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Botswana and Mauritius

We would like to arrange a honeymoon to Botswana and maybe a few days in Mauritius on the way home. We would like to depart on Sunday 13 July 2014 for about 12 - 14 days. We have done safaris in Kenya and Tanzania previously. Would be grateful for your recommendations and price estimates?

Tracy Palmer, 12 August 2013
Leopard seen on an Uncharted Africa mobile safari, Moremi Wildlife Reserve

Answer

Firstly, congratulations on your engagement. It’s great that you’re looking to travel to Botswana on your honeymoon. July is within peak season as the weather is lovely and warm and the game viewing is good, although you’ll need to take layers as the evenings can be cold. It’s also the most expensive time to be in Botswana, so if you’re dates aren’t fixed yet do consider travelling in June or October when you can get better value for money. Botswana safari prices are often off-putting but one brilliant thing about Botswana safaris is that the price you pay in the UK will be the total cost of that part of your trip – the only things you pay for locally are tips and curios. There are no extra taxes or visa costs (providing you’re passports are British) and all activities, park fees, transfers, meals and drinks tend to be included.

I have always found that a two or three centre stay in Botswana yields the most balanced experience and best game viewing opportunities, with three nights the ideal time spent at each camp. If you’re adding on Mauritius then you’ll find the best value fares on either BA or a combination of South African Airways and Air Mauritius, or if you don’t mind going indirectly then Emirates offers good value too.

In terms of your safari, if you’re looking at Botswana then it’s most likely that you’ll want to go to the Okavango Delta. This is the largest inland delta in the world and a certified UNESCO World Heritage Site. At its centre is the Moremi Game Reserve which is surrounded by private concession areas. Most concessions have a mix of habitats, with permanent rivers, floodplains, riparian woodland, mopane veld and lagoons, although some are considered ‘wetter’ or ‘dryer’ areas and therefore offer different activities. In Moremi the rules are strict – no night drives, walks or off-road driving, but in the private concessions the lodges can be more original with their offerings. The day and night drive are ubiquitous in these areas but the mokoro (dugout canoe) rides, boat cruises and guided walks are more limited.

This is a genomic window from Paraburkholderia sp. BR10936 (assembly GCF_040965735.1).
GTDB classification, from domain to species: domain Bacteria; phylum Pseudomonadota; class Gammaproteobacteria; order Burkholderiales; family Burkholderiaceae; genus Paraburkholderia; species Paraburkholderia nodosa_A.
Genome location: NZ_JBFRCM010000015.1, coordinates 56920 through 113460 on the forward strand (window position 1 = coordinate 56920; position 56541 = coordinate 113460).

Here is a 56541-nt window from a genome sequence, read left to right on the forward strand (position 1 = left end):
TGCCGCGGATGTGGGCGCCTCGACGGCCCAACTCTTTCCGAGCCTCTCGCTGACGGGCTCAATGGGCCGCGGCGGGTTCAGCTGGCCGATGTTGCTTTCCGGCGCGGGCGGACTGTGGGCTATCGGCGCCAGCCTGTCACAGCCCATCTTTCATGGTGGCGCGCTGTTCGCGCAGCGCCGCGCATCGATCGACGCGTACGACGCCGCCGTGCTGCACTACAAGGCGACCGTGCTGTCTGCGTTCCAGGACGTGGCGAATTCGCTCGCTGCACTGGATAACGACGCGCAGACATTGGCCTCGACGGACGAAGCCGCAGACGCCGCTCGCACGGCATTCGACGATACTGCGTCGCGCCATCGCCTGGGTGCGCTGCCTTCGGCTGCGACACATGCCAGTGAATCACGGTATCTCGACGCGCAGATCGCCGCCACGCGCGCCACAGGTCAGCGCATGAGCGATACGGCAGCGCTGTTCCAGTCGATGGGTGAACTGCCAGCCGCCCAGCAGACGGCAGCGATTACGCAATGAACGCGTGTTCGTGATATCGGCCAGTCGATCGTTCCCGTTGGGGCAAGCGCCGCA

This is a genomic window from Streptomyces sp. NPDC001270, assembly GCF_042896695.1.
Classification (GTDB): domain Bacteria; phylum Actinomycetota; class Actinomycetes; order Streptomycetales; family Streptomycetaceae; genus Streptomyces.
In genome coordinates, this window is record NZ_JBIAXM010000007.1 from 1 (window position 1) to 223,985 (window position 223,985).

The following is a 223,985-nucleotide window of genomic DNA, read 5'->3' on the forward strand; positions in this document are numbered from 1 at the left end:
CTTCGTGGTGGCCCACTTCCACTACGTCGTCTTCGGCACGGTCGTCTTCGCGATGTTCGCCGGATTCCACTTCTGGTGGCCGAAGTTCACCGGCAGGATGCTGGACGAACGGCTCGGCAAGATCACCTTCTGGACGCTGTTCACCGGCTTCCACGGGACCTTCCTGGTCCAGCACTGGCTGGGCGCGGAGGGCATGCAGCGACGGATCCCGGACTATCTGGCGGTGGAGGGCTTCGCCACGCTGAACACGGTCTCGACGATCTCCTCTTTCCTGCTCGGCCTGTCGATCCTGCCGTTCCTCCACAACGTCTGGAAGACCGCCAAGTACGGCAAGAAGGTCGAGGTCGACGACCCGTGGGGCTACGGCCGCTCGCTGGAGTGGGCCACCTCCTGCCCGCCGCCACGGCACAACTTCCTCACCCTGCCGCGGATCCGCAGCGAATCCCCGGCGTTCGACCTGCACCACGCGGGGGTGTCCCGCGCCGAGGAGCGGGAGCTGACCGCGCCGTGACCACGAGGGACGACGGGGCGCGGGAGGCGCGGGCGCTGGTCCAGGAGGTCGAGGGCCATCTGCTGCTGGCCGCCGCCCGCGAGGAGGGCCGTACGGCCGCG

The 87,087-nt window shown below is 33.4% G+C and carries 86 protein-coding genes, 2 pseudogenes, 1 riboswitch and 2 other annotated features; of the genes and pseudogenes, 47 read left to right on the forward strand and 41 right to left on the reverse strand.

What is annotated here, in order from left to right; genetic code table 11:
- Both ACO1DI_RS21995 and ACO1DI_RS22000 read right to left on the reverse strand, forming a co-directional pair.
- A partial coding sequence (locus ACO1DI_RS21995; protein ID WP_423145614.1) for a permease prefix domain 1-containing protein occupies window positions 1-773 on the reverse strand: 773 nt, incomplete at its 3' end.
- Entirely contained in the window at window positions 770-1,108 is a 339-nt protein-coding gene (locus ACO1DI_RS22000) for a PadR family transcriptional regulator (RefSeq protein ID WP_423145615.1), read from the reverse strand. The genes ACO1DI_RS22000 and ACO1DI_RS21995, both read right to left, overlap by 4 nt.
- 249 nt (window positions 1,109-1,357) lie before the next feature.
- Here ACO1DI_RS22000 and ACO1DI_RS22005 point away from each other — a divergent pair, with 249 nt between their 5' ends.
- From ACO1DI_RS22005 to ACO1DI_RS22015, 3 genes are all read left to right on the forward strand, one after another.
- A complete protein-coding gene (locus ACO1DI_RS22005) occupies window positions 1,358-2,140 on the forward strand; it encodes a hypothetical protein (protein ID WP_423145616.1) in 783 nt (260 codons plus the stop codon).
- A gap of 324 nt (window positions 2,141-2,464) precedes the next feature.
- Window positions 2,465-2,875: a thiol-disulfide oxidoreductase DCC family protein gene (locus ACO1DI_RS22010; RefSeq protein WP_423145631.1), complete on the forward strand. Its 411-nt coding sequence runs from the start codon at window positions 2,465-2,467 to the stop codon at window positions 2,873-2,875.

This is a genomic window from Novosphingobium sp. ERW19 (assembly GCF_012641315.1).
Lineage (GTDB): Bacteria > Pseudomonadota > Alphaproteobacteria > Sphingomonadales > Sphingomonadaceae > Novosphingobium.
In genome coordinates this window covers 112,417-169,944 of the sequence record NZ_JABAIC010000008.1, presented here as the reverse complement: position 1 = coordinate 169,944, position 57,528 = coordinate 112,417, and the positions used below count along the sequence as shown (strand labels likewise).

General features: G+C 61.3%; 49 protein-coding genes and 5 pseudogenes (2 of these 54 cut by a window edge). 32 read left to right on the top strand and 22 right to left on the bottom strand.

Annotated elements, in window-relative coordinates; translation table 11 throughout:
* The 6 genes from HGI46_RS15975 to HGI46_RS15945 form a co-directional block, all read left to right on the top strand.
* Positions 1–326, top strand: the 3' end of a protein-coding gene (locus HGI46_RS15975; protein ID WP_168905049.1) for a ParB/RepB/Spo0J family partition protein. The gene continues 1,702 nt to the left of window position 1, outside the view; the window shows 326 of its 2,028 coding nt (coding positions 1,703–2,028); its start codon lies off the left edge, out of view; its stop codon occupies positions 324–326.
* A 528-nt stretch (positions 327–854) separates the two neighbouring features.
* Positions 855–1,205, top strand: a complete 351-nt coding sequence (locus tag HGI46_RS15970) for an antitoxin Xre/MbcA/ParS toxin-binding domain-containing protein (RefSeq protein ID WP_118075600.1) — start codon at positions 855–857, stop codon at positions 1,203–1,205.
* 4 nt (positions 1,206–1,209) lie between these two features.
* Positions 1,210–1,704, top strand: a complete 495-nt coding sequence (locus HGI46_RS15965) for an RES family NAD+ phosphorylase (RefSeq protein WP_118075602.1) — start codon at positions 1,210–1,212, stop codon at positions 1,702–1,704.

In terms of recommending actual lodges in Botswana there is a huge amount of choice and my recommendation would depend on your particular interests, and your thoughts on your previous experiences in East Africa. I would query if there are any particular animals or birds that you would like to see, which activities you would like to do, and what you really enjoyed or disliked about previous camps/lodges that you have stayed in. For example; if you would like to see the most diversity of birdlife then Xigera or Kanana Camps are renowned for their birding, the best spot for lion and buffalo interactions is at Duba Plains and some of the most consistent big game sightings including lion, leopard and wild dog come from the Chitabe and Kwara Concessions. Properties like Oddballs Enclave and Letaka Mobile Safaris offer a really rustic, authentic, immersive and wild experience whilst Mombo and Zarafa, the most expensive options, offer both bling and bragging rights.

It’s worth remembering that, as you have between 12 and 14 days to play with, two of these are taken up by actually travelling out and home again and depending on your flights you may need a night in Johannesburg. You would have time for three nights at two camps in Botswana, leaving around three or four days on Mauritius. Here, again, my recommendation would depend on your requirements. For a boutique hotel with amazing service, reasonably priced cocktails and contemporary style there isn’t much that beats 20 Degrees South. If you’ve spent more of your budget on Botswana and have less for Mauritius, then look at Le Sakoa, which has a fabulous beach and lots of dining out opportunities. If you’d like a resort style hotel then the best options are the Oberoi or Le Prince Maurice and both have attractive honeymoon discounts.

As you can probably expect, prices are completely dependent on the style of accommodation you choose. I would expect a trip like this to start at around £6,000 per person in peak season but for top end accommodation it could be in excess of £15,000 per person. If you travelled outside of peak season, or spent longer in Mauritius and less time in Botswana then realistically you could look at between £4,000 and £5,000 per person.

I hope that this helps to develop your thoughts on your honeymoon, you’re doing the right thing looking at it now, peak season fills up fast as each lodge has a limited number of rooms so we recommend a year in advance to ensure you get your first choice. Do have a peruse through our website, and request our brochure for more specific information on each concession area. Alternatively, for an initial information gathering chat with one of our specialists just call and we’d be happy to help.

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